In our regular column, Less Than (Five) Zero, we take a look at films that have received less than 50 logged watches on Letterboxd, aiming to discover hidden gems in independent and world cinema. This week Jake Moody looks at film that falls outside of the Letterboxd database, Frederick Wiseman’s Essene.
Date Watched: 27 May, 2015
Letterboxd Views (at the time of viewing): 28
The long and storied career of Frederick Wiseman is interesting not just because of the determined, penetrative nature of the films it has produced, but also because of a thematic consistency rare in a modern documentarian. When his National Gallery and At Berkeley screened at last year’s SFF, for example, they epitomised his body of work – compounded it – rather than necessarily complicating it. For a filmmaker as consistent as Wiseman, then, we have to adjust our focus. Like John Ford, the real rewards lie in dissecting the minute and telling variations between the tone and construction of his works. His single-minded cinéma vérité studies of American institutions are challenging, usually in their exposure of the frustrated and dispossessed at the mercy of these bodies, but also in their starkness. Films like Titicut Follies, a controversial 1968 fly-on-the-wall study of a sanitarium, and the later Hospital, High School, Welfare et al. are pointed in their detachment, sparse and bare of camera flourishes or metaphorical editing work. It may be meaningful, then, that those of Wiseman’s films don’t qualify for this column, too widely seen (if still woefully under-appreciated) and too much a part of the American outsider non-narrative canon. What Essene, a 1972 study of a modern-day Benedictine monastery in Michigan, represents is a foray into some sense of stylisation, or deviation from Wiseman’s typical dogged naturalism. Moving from the everyday chaos of medical or educational establishments to a more spiritual realm necessitates a different approach, and Wiseman’s subtlety, humanity, and wit work to create one of the most powerful of his films.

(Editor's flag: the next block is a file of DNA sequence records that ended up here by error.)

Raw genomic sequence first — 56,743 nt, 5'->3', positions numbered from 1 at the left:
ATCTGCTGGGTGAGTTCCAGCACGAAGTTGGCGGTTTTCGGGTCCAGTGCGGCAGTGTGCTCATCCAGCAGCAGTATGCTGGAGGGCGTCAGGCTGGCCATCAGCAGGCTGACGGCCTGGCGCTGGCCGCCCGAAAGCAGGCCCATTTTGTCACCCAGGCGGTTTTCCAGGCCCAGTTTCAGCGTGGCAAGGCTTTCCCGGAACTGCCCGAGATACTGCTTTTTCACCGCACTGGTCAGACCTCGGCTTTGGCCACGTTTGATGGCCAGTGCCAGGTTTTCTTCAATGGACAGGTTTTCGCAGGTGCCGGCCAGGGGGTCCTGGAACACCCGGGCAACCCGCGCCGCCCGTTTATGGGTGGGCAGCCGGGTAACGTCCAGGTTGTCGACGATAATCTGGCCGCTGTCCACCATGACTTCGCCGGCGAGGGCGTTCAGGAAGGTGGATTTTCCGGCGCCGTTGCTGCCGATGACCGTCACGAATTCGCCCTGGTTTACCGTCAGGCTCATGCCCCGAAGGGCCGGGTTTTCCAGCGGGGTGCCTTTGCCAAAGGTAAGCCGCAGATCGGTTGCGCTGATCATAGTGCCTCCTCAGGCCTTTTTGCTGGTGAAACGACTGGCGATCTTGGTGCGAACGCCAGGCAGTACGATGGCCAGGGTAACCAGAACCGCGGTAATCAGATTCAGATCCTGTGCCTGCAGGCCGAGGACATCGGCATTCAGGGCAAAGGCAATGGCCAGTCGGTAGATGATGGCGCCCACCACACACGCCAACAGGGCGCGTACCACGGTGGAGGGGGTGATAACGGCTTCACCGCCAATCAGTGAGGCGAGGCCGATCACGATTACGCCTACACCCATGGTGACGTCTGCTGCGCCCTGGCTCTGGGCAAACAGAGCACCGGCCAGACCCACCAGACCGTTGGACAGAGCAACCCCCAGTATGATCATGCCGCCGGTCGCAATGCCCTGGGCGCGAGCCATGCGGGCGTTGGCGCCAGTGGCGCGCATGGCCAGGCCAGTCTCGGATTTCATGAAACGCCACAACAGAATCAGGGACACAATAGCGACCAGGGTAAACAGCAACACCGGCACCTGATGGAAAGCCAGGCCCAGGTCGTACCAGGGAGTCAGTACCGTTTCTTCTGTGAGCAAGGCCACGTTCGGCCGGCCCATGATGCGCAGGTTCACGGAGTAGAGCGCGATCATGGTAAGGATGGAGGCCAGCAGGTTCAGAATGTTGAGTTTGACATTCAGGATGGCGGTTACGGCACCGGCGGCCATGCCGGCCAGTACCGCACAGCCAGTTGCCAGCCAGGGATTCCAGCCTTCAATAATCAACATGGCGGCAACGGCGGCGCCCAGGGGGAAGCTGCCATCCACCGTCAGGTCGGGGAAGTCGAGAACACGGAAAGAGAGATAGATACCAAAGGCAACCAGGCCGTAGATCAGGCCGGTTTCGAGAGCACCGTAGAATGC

Essene1 begins with a striking scene typical of Wiseman, ‘in medias res’, with a set of functionaries who work in and around its central institution embroiled in a meeting. Their discussion, like most which take place in esoteric situations like workplaces and community groups, is dry on the face of it – the men take turns to raise points about the best way to ensure they work well together observing the kind of formal etiquette familiar to boardrooms and conferences, never speaking over one another, measuring their words. There is a jarring setting though: the various men involved are clad in dark robes, wear heavy crosses, and discuss not their relationship with balance books, patients, or clients, but God. This opening sequence introduces the main juxtaposition which runs through Essene, of modernity set against the obviously arcane traditions of monastic life. It’s easy to see how this would fascinate any documentarian worth their salt – for starters, the monks occupy an American space rather than continuing any ancient European tradition, rendering their more overt Seventies traits unwittingly comical.